Federal, State and Local Leaders Boost Funding, Cooperation to
Address Impacts to the Sea from Urgent Water Conservation in the Imperial and Coachella Valleys
Leaders from the California Natural Resources Agency, Imperial Irrigation District (IID) and Coachella Valley Water District (CVWD) hailed today’s announcement by the Department of the Interior that a landmark agreement has been established to accelerate dust suppression and aquatic habitat projects at the Salton Sea to help facilitate urgent water conservation in the Imperial and Coachella valleys.
The agreement, which is set for consideration by the IID board of directors at its November 29 meeting, establishes actions to expedite implementation of projects as part of the state’s Salton Sea Management Program 10-year Plan. The Salton Sea, California’s largest lake, is receding due in part to existing water conservation actions in the Imperial Valley that have reduced inflows to the Sea. Areas of exposed lakebed contribute to harmful dust emissions and reduce important environmental habitat.
Under the agreement, the Bureau of Reclamation, which is part of the federal Department of the Interior, is directing $250 million to support Salton Sea efforts. This funding enables California’s commitment to voluntarily conserve 400,000 acre-feet annually for the next four years, starting in 2023. The $250 million investment from the Inflation Reduction Act will complement the $583 million in state funding committed to date.
“This agreement is a huge step forward,” said California Natural Resources Secretary Wade Crowfoot. “It builds our momentum delivering projects at the Sea to protect communities and the environment and ensures that California’s leadership in conserving Colorado River water supplies doesn’t come at the expense of local residents.”
The California Natural Resources Agency commits to accelerating project delivery through permit streamlining and use of its full contracting authority. It also commits to continue pursuing additional funding for projects to build on state funding already committed to Salton Sea Management Program implementation.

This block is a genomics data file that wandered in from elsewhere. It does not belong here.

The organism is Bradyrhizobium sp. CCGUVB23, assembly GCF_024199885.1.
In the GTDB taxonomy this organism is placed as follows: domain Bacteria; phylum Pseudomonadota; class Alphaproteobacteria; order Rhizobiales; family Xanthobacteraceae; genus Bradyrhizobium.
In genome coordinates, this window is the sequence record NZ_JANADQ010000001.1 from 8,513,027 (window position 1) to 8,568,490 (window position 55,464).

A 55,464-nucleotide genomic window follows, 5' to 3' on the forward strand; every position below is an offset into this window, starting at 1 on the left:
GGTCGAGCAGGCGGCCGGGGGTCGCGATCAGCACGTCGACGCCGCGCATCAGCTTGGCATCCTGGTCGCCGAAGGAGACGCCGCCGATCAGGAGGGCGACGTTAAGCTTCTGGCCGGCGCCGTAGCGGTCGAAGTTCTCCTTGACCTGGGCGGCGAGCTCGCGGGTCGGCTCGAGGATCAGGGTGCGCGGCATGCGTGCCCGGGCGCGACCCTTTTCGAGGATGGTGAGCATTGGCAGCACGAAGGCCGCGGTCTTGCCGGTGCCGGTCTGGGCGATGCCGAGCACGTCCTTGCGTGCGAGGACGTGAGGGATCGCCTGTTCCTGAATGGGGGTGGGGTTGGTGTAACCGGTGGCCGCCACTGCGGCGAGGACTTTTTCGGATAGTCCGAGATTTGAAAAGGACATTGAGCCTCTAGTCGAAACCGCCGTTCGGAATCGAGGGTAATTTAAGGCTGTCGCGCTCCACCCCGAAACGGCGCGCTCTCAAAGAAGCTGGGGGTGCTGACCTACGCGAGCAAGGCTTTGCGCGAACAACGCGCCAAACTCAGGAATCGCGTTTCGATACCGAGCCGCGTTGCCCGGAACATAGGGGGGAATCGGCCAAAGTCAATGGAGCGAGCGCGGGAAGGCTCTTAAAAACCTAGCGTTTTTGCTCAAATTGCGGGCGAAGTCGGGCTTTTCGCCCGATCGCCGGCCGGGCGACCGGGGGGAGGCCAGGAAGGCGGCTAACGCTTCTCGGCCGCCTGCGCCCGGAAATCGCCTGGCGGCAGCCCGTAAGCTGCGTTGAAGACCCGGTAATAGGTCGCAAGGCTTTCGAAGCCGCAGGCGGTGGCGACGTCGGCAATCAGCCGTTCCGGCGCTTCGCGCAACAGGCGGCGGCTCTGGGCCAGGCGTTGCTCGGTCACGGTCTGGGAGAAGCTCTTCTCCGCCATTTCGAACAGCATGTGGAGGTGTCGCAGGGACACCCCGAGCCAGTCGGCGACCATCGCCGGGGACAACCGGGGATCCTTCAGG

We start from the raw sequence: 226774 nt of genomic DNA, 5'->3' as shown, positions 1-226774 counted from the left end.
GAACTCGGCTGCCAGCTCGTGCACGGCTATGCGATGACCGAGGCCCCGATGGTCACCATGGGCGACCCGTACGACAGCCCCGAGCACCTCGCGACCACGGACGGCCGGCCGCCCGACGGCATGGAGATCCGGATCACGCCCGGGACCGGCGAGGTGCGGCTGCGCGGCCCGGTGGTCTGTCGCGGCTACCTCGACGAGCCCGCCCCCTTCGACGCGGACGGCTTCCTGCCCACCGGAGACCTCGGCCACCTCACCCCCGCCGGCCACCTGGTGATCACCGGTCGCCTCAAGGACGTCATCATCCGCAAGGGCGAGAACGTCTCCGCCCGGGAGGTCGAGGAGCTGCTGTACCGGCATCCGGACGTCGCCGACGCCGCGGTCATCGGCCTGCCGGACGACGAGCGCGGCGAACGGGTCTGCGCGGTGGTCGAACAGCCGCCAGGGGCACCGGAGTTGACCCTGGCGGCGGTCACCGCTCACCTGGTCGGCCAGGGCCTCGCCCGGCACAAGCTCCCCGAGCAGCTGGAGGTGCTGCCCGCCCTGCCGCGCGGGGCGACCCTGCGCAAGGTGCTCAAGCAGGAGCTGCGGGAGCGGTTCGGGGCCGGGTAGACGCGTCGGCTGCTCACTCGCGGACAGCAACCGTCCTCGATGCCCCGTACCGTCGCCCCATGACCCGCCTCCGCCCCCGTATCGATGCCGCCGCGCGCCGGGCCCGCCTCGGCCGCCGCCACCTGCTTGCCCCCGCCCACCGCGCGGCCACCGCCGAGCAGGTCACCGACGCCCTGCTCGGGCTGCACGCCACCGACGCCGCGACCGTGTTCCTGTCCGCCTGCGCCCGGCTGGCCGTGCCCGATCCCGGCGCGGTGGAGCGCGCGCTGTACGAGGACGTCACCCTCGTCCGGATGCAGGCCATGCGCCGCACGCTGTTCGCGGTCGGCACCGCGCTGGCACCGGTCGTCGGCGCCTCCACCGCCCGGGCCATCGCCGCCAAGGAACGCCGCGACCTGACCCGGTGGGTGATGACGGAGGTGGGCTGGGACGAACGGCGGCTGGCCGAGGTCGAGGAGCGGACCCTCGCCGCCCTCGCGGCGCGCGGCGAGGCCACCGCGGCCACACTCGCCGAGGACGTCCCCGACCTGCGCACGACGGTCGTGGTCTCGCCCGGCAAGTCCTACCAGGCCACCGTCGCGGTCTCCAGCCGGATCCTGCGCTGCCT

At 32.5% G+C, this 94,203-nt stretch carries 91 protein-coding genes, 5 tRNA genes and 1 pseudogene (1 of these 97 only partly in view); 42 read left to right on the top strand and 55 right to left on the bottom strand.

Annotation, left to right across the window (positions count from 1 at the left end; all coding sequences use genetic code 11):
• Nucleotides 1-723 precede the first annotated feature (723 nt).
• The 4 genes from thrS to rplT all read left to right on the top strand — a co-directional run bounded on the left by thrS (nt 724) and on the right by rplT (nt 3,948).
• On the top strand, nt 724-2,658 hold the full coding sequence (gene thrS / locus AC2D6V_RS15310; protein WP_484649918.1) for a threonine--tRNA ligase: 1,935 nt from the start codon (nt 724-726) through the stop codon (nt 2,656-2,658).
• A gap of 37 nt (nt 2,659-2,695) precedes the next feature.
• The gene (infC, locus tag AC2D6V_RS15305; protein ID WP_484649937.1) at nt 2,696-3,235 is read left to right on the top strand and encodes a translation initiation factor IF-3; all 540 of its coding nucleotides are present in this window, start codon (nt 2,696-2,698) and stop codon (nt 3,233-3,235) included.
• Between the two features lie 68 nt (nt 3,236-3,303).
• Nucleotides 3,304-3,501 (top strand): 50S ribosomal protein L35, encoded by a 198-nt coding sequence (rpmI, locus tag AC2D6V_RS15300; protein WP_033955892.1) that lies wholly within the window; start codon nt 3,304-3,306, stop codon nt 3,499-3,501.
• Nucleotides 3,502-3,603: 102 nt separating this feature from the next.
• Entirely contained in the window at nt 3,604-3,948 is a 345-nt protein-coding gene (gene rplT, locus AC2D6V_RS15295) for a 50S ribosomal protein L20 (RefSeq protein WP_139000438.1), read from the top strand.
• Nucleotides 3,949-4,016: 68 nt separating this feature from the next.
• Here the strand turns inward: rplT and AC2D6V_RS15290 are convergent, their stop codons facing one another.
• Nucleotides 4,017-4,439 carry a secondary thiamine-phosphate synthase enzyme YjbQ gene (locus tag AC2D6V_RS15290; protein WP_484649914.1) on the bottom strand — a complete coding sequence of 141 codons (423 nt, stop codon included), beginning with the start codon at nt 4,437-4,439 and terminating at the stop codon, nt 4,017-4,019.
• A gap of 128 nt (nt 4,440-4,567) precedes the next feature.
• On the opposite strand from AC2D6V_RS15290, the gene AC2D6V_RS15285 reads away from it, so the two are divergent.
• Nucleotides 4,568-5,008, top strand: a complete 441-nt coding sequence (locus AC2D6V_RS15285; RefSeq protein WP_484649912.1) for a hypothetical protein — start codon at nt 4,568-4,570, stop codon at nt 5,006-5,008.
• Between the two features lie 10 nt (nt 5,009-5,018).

The Department of Interior, IID and CVWD agree to establish programmatic land access agreements to enable state agencies to implement projects. In addition, the two water agencies will provide available future water supplies for new projects.
The agreement enables California water agencies to move forward with proposals announced last month to voluntarily reduce their water usage each year beginning in 2023 through 2026 to protect critical elevations in Lake Mead.
“This agreement was developed as part of an ongoing effort by the Imperial Irrigation District to bring external resources and broader partnerships to the Salton Sea’s many public health and environmental challenges,” said IID General Manager Henry Martinez. “The district has steadfastly advocated the connection of the Salton Sea to the Colorado River for decades, and we appreciate Commissioner Touton and Secretary Crowfoot’s direct involvement in this process as we work together to move California’s voluntary conservation proposal forward.”
“CVWD recognizes the need for additional conservation efforts to protect the viability of the Colorado River for all users,” said CVWD General Manager Jim Barrett. “Understanding the importance of minimizing associated impacts to the Salton Sea through the additional conservation efforts, we fully support the efforts outlined in this agreement.”
“The Salton Sea is a globally important stop along the Pacific Flyway for millions of migrating birds, providing habitat for around 400 species,” said Frank Ruiz, Salton Sea program director for Audubon California, a member of the Salton Sea Partnership. “The federal government’s investment is a major step forward towards projects to safeguard residents and the environment. We look forward to federal partners continuing to work with the state, water agencies, and local communities for long term durable solutions at the Salton Sea.”
The Colorado River provides water to two countries, seven western states, 30 tribal nations, and 40 million residents. It is currently experiencing the longest and worst drought on record, driven by hotter temperatures under climate change. Efforts continue in California and across the Colorado River Basin to find ways to stabilize water storage volumes in Lakes Powell and Mead. Reclamation and water agencies are working closely to take extraordinary actions to protect the Colorado River System.
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